The great news coming out of inspections of care services carried out by the Care Quality Commission is that care workers in the vast majority of cases are found to be caring and compassionate. This finding is reflected in the fact that almost two thirds of providers have been rated either outstanding or good by CQC. Care providers should be justly proud of the excellent work that care workers undertake in caring for some of our most vulnerable members of society. There will, however, always be a small minority of care workers who do not uphold these high standards and the criminal law is there to hold them to account where necessary.
After the publication in 2013 of the Inquiry Report into the scandal at Mid Staffordshire Hospital, the Government commissioned a review of patient safety which concluded that there was a gap in the law given there was no criminal offence to punish those who ill-treat or wilfully neglect adults of full capacity. In contrast, there were offences covering children, adults without capacity and those subject to detention under the Mental Health Act 1983.
In response, the Government introduced new offences from 13 April 2015 covering paid care workers who either ill-treat or wilfully neglect a service user to whom they provide health care or social care. On conviction, the punishment is by way of a fine and/or imprisonment. It not only covers front line care staff but an individual who is paid to supervise or manage individuals providing care, or a director of the organisation that provides care.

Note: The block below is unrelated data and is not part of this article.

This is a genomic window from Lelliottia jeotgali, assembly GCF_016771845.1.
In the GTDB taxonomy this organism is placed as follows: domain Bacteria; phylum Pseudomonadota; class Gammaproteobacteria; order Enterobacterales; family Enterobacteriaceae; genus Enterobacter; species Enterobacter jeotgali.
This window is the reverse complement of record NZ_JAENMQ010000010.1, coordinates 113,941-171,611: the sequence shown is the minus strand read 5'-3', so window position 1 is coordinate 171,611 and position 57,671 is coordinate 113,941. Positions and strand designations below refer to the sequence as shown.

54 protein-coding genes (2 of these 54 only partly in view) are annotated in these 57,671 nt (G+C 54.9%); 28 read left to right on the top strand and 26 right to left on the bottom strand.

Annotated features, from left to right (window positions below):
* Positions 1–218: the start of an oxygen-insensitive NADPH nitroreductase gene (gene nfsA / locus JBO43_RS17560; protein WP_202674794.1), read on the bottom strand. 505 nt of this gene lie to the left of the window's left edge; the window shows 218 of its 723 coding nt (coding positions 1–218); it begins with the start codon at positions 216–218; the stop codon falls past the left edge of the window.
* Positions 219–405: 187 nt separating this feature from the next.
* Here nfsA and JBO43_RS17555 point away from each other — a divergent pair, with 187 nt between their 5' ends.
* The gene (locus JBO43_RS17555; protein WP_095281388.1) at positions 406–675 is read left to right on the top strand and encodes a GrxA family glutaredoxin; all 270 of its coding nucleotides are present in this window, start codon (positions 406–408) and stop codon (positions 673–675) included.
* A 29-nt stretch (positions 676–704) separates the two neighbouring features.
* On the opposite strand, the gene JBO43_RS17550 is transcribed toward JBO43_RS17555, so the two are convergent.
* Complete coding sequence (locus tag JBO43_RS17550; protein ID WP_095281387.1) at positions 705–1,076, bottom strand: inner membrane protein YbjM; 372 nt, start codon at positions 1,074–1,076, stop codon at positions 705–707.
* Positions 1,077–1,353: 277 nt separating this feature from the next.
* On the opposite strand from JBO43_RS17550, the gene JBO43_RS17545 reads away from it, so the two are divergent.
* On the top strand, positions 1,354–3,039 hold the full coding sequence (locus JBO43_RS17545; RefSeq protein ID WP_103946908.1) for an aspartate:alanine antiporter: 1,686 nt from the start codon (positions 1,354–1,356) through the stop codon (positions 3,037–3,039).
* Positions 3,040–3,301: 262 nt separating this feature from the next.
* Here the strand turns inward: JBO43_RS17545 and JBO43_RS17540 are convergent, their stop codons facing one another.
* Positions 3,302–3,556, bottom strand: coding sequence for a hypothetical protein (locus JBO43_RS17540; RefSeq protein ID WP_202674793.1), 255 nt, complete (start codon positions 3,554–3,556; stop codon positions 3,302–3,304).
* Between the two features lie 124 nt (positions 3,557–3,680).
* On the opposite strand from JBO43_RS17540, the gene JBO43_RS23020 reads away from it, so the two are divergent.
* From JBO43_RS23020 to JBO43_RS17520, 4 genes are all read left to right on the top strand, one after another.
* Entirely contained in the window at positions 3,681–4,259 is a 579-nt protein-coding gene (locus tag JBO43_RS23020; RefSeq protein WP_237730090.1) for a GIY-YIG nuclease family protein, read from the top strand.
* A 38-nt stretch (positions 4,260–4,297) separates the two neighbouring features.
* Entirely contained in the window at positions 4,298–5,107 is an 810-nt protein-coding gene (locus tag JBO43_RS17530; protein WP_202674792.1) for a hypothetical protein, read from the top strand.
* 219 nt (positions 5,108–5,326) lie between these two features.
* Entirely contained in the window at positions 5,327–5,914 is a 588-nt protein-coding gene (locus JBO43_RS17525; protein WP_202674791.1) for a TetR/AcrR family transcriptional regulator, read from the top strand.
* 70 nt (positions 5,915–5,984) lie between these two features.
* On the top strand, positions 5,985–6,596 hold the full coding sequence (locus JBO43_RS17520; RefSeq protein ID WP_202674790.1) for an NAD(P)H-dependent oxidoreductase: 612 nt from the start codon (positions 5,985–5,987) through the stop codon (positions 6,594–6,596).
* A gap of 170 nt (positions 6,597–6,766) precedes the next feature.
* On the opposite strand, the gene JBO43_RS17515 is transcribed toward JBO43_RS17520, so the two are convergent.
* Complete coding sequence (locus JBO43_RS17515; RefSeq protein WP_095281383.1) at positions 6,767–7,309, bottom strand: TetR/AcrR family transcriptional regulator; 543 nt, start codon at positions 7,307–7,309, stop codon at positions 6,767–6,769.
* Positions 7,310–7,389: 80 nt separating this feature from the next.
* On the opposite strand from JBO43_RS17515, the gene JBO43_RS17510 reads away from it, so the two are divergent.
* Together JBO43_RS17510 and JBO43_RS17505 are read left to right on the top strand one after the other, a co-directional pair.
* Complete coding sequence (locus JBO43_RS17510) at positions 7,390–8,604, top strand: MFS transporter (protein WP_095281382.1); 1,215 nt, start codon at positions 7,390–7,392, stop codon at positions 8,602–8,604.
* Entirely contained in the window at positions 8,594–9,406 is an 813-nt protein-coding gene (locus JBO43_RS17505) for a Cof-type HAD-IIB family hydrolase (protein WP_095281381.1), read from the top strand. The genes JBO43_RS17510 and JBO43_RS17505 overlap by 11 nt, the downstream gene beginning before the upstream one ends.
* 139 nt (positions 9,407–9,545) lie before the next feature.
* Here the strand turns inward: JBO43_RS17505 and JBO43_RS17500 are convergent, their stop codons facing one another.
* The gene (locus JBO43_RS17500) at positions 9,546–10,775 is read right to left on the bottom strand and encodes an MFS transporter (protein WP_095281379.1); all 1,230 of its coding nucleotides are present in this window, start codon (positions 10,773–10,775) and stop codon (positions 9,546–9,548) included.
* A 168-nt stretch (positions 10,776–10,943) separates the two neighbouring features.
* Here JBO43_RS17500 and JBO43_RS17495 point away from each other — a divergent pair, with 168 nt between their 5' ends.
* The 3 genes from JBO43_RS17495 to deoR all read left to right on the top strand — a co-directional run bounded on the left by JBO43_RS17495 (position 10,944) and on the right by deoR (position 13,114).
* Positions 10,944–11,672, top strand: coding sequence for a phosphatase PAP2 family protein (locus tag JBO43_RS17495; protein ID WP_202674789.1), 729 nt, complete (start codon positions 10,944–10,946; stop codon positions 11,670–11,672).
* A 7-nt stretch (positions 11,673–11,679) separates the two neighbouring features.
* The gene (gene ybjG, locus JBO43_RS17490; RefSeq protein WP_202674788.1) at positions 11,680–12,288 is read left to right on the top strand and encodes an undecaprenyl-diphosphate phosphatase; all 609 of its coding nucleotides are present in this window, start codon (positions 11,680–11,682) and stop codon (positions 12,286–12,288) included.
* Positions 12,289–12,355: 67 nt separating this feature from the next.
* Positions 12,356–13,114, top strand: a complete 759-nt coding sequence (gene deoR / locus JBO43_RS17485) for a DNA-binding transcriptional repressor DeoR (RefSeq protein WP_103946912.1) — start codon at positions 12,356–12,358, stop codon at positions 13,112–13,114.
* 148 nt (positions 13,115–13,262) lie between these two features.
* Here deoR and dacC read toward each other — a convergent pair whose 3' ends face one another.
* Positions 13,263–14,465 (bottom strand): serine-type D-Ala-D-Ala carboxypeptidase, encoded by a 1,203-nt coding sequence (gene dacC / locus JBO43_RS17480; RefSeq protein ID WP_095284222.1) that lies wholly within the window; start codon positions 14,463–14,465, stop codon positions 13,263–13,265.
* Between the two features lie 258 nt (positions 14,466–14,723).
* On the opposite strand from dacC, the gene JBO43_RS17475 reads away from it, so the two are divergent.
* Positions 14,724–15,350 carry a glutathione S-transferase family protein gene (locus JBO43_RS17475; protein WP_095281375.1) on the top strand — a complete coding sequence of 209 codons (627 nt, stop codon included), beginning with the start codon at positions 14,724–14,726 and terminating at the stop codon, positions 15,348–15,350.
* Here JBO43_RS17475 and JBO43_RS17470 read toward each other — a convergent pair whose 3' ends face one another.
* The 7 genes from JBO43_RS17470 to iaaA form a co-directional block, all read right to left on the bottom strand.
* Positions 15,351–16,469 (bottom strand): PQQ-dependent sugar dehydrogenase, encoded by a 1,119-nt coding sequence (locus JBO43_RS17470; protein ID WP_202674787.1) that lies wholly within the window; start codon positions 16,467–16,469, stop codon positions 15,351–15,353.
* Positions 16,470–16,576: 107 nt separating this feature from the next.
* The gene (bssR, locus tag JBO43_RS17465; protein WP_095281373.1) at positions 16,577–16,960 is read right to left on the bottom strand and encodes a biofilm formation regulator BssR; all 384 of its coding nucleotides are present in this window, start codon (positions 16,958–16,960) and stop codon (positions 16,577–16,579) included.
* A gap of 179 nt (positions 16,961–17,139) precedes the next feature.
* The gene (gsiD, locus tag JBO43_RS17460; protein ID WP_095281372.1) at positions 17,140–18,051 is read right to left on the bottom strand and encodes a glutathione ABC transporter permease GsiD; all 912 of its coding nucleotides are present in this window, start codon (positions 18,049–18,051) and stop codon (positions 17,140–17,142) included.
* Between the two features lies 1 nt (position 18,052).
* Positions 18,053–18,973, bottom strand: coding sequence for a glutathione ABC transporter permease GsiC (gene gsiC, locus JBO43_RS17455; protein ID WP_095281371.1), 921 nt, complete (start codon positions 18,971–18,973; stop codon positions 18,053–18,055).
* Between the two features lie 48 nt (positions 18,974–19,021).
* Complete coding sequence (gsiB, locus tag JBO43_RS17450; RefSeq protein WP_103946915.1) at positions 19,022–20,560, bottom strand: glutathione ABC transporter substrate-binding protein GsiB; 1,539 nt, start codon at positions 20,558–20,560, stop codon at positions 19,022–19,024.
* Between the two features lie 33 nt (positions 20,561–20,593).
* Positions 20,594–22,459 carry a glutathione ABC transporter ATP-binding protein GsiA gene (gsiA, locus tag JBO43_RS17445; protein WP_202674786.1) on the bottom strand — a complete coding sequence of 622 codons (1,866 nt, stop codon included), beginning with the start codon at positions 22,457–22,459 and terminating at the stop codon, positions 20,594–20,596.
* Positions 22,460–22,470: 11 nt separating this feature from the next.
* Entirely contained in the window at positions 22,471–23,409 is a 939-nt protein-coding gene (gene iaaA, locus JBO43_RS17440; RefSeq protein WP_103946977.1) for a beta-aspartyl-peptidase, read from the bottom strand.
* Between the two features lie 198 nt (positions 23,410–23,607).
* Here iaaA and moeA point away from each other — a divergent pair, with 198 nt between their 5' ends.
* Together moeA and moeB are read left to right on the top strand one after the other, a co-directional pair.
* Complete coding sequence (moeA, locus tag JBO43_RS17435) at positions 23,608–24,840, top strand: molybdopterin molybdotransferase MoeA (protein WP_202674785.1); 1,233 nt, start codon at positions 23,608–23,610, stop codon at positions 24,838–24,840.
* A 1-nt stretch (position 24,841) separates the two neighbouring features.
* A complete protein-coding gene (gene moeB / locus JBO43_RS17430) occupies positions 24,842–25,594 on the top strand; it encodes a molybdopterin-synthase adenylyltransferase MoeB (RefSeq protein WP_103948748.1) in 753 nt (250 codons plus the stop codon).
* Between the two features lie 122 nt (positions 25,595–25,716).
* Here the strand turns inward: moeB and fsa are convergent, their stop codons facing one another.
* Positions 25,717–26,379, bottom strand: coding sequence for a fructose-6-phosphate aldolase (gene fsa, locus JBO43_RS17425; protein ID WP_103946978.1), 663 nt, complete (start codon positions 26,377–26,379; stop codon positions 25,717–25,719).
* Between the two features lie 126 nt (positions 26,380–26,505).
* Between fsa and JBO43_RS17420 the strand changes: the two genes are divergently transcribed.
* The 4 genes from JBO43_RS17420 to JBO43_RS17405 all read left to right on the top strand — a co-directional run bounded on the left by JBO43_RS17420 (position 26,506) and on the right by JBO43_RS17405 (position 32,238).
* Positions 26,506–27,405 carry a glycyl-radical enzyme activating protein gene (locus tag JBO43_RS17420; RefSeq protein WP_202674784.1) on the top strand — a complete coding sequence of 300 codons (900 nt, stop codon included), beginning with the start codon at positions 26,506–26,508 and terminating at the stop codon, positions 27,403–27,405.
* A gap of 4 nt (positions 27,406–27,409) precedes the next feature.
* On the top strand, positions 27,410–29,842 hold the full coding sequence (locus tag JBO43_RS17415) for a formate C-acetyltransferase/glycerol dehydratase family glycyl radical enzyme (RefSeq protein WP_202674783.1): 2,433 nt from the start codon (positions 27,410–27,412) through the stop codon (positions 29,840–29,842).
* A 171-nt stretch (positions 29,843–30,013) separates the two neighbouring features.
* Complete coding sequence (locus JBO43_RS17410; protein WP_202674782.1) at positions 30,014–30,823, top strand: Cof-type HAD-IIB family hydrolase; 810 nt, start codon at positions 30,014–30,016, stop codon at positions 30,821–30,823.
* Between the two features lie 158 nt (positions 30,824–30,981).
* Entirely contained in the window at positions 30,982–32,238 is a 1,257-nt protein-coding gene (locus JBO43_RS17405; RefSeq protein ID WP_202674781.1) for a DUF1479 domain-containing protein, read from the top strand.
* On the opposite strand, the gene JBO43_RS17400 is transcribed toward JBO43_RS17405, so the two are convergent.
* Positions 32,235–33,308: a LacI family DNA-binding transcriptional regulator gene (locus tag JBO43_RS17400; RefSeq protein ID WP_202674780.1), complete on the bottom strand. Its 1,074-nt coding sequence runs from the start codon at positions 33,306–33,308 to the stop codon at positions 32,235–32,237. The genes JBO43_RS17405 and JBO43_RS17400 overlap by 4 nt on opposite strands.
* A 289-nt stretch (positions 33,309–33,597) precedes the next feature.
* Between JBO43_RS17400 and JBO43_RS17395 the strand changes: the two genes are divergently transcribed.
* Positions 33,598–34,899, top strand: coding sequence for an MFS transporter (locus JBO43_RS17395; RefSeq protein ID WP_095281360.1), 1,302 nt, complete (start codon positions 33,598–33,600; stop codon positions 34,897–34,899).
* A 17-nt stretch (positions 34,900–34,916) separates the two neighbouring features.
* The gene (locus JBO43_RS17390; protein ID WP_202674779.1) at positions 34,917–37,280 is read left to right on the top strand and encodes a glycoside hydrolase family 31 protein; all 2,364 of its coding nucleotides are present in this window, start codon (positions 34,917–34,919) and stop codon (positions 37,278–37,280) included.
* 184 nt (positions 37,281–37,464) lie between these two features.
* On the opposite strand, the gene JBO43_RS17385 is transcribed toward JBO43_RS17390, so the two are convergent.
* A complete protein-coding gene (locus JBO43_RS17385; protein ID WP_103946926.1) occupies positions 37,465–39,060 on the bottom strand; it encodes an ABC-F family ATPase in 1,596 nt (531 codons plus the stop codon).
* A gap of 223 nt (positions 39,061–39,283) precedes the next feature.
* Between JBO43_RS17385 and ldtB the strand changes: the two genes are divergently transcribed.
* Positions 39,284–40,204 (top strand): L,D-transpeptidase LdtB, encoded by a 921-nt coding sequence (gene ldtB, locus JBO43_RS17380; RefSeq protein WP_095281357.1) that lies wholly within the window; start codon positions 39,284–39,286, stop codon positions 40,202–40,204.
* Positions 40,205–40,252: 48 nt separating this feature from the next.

Care workers should be reassured that in passing this new law the Government made it clear that genuine errors or accidents should not lead to criminal liability. The new offences are there to address (1) deliberate acts of ill-treatment and (2) deliberate or reckless failures to act which would amount to wilful neglect. It is not necessary to show harm has been caused. It is the conduct of the care worker that is the issue. Examples of ill-treatment that have led to convictions include dragging a disabled person to the toilet and locking someone in a cupboard, while a case of wilful neglect involved a service use who was found on the floor with partial hypothermia having not been put to bed by the carer.
Care workers will encounter situations where service users refuse health or social care. Provided the care worker can show they were motivated by the desire to uphold the person’s autonomy, any apparent neglect would not amount to wilful neglect. It will be important in circumstances, say, where a service user is refusing to have a bath or have their nails cut to document the steps taken to persuade the person to receive the care they need, as well as their refusal. Of course, it will often be necessary to follow up persistent refusals to receive care with other professionals and again it will be important to record the action taken.
Finally, it is important to put matters in perspective. There are around 11 million people who use health and social care each year in this country and yet the Government estimated that there might only be around 240 prosecutions each year, a tiny proportion in the scheme of things. The fact remains that prosecutions are very rare with the vast majority of care workers providing excellent care to the best of their ability.